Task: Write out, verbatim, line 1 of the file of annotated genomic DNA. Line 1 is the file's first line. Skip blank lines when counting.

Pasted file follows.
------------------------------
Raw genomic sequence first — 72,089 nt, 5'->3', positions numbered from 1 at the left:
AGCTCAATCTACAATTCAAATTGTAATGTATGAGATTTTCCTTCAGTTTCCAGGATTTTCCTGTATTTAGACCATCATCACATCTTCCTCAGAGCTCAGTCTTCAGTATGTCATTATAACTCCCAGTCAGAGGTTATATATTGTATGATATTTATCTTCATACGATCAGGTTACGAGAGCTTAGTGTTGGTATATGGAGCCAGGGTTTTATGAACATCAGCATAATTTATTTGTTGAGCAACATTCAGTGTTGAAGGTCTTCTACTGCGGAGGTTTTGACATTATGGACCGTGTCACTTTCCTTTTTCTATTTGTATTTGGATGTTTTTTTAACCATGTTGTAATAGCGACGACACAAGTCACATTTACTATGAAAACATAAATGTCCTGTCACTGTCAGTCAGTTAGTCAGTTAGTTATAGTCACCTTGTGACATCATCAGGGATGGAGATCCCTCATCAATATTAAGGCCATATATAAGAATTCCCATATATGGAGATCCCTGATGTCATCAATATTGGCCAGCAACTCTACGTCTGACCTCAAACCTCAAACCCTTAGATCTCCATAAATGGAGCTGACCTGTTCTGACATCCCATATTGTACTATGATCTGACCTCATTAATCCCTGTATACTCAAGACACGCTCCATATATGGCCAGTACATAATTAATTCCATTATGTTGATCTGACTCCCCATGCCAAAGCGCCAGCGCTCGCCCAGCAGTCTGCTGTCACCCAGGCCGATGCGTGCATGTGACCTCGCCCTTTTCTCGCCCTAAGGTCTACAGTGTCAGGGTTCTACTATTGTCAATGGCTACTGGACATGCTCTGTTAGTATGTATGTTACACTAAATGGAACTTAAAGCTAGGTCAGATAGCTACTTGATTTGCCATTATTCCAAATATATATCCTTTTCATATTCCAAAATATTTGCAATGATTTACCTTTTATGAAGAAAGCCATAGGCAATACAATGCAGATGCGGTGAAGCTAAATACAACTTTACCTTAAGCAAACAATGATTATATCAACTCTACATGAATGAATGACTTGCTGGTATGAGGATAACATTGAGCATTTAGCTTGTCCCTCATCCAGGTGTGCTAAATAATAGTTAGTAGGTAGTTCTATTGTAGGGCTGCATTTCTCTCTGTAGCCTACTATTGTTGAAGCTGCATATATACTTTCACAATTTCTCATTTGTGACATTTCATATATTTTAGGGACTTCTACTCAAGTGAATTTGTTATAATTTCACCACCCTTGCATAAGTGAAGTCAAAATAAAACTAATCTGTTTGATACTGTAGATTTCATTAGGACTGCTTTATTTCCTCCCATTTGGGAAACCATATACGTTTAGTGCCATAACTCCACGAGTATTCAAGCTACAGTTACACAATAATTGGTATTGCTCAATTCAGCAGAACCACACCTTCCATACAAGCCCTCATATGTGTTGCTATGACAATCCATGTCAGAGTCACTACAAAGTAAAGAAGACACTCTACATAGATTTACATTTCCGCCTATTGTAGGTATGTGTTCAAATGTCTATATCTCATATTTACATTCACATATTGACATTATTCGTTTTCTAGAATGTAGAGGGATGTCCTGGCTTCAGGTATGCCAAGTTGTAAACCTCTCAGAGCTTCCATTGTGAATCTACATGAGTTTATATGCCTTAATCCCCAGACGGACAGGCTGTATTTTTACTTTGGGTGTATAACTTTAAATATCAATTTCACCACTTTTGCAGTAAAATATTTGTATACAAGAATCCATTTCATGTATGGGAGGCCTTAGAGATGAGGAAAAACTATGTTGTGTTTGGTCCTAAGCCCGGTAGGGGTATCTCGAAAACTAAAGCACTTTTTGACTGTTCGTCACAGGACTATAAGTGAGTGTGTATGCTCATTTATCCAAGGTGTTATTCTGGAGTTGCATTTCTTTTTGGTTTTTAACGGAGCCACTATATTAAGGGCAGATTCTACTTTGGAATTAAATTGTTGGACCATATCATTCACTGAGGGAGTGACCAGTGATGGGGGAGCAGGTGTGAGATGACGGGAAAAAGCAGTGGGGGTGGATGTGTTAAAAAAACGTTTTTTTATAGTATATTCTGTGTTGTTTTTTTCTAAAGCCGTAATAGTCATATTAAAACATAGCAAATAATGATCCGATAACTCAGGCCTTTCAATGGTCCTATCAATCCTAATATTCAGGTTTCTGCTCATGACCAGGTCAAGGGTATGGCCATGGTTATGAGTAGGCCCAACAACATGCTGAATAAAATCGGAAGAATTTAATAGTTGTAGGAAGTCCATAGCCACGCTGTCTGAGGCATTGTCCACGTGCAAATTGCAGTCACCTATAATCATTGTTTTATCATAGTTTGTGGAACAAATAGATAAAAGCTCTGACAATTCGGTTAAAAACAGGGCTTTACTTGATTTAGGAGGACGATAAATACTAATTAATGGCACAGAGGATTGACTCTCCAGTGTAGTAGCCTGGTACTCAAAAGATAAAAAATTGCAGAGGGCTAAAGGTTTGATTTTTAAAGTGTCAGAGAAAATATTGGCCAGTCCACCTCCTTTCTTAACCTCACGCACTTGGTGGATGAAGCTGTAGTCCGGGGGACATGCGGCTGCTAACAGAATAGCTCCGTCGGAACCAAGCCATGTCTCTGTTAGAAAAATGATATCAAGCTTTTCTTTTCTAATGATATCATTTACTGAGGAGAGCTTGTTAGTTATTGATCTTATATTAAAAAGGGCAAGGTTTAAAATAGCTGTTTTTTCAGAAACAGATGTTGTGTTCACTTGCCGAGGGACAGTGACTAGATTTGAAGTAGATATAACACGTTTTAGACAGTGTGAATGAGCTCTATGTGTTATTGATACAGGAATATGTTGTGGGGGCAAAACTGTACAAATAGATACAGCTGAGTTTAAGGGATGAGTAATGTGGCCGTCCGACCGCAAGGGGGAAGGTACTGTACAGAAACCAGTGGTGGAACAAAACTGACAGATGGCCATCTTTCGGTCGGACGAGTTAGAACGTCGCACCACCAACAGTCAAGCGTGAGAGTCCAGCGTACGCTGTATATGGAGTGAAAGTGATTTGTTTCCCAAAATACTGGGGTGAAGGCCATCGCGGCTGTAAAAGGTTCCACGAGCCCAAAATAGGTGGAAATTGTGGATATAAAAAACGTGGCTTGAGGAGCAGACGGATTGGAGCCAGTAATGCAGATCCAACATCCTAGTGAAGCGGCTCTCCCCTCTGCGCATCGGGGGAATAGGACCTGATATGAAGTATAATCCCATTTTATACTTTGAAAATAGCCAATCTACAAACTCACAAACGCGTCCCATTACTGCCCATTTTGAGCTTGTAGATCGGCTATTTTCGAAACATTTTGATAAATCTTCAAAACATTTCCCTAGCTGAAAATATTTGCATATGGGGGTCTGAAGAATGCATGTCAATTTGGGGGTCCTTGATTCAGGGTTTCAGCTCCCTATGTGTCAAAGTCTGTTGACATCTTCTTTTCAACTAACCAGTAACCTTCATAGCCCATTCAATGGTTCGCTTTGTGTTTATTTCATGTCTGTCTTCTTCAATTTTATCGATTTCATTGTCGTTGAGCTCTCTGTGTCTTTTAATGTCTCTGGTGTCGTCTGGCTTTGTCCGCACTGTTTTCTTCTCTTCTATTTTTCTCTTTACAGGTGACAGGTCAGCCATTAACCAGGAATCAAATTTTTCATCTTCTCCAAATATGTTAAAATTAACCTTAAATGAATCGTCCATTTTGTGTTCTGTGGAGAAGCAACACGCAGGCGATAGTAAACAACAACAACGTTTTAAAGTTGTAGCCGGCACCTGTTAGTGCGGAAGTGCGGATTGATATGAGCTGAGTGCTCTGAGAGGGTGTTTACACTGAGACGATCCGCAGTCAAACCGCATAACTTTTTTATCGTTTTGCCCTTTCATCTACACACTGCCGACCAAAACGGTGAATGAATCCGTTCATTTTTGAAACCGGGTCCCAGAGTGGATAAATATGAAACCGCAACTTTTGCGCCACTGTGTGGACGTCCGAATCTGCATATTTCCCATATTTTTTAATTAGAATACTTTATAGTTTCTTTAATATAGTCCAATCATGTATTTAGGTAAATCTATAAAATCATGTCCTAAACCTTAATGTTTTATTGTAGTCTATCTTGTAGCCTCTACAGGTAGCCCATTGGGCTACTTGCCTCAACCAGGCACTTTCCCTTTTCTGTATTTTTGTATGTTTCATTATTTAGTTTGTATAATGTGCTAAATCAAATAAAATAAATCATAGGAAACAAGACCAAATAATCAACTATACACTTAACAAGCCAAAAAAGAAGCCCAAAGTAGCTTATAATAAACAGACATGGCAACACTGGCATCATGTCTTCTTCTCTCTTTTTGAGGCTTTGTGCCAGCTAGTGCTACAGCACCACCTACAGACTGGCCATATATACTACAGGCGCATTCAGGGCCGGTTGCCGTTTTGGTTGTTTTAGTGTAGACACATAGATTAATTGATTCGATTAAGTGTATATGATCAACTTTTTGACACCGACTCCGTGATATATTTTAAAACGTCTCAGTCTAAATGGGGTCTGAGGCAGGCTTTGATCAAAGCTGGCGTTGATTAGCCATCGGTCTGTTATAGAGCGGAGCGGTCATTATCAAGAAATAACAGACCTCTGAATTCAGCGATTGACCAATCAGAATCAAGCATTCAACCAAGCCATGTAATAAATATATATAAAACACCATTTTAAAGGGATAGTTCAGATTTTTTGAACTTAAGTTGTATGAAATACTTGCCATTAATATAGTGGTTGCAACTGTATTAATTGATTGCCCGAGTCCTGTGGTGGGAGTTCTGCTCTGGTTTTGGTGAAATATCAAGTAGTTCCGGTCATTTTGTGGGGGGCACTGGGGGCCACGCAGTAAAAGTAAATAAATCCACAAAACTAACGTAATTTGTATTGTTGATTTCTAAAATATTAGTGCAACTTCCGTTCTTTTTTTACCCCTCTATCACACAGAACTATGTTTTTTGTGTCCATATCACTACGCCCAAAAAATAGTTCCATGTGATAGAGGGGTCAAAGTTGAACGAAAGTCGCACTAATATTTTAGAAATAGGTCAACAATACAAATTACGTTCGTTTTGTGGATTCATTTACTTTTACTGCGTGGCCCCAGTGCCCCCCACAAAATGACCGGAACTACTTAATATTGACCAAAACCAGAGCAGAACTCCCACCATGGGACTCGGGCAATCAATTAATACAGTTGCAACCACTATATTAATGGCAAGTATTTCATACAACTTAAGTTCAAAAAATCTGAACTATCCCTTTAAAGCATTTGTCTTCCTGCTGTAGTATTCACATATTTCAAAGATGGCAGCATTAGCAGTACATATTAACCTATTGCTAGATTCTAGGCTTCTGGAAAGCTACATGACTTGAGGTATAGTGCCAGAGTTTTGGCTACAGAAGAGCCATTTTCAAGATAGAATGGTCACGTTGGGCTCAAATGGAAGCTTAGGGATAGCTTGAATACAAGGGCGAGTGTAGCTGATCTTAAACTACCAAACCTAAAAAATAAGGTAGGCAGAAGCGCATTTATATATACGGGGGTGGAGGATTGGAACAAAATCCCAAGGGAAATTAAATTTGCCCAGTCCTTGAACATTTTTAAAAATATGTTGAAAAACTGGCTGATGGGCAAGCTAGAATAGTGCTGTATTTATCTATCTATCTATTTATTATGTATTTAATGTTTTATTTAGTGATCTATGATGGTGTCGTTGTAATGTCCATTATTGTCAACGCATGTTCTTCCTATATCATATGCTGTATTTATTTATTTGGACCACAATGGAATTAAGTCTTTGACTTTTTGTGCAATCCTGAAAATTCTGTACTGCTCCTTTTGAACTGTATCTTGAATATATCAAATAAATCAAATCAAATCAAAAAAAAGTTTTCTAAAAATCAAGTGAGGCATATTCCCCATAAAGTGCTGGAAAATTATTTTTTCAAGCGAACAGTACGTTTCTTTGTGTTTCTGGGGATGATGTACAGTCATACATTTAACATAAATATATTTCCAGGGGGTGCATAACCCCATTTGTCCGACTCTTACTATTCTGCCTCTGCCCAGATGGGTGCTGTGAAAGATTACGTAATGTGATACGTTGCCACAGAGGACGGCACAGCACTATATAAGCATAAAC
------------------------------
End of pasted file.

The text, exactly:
Raw genomic sequence first — 72,089 nt, 5'->3', positions numbered from 1 at the left: